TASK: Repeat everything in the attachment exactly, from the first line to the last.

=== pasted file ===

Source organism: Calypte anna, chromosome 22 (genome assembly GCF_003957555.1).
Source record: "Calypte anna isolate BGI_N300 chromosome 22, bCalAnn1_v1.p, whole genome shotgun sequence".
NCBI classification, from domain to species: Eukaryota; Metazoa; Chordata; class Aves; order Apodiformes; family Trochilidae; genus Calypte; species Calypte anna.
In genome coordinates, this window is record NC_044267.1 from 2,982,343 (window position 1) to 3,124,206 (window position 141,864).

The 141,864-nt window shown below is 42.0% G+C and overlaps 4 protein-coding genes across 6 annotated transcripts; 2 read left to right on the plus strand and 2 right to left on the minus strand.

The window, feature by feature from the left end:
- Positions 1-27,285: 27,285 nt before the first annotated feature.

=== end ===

Source organism: Calypte anna, chromosome 22 (genome assembly GCF_003957555.1).
Source record: "Calypte anna isolate BGI_N300 chromosome 22, bCalAnn1_v1.p, whole genome shotgun sequence".
NCBI classification, from domain to species: Eukaryota; Metazoa; Chordata; class Aves; order Apodiformes; family Trochilidae; genus Calypte; species Calypte anna.
In genome coordinates, this window is record NC_044267.1 from 2,982,343 (window position 1) to 3,124,206 (window position 141,864).

The 141,864-nt window shown below is 42.0% G+C and overlaps 4 protein-coding genes across 6 annotated transcripts; 2 read left to right on the plus strand and 2 right to left on the minus strand.

The window, feature by feature from the left end:
- Positions 1-27,285: 27,285 nt before the first annotated feature.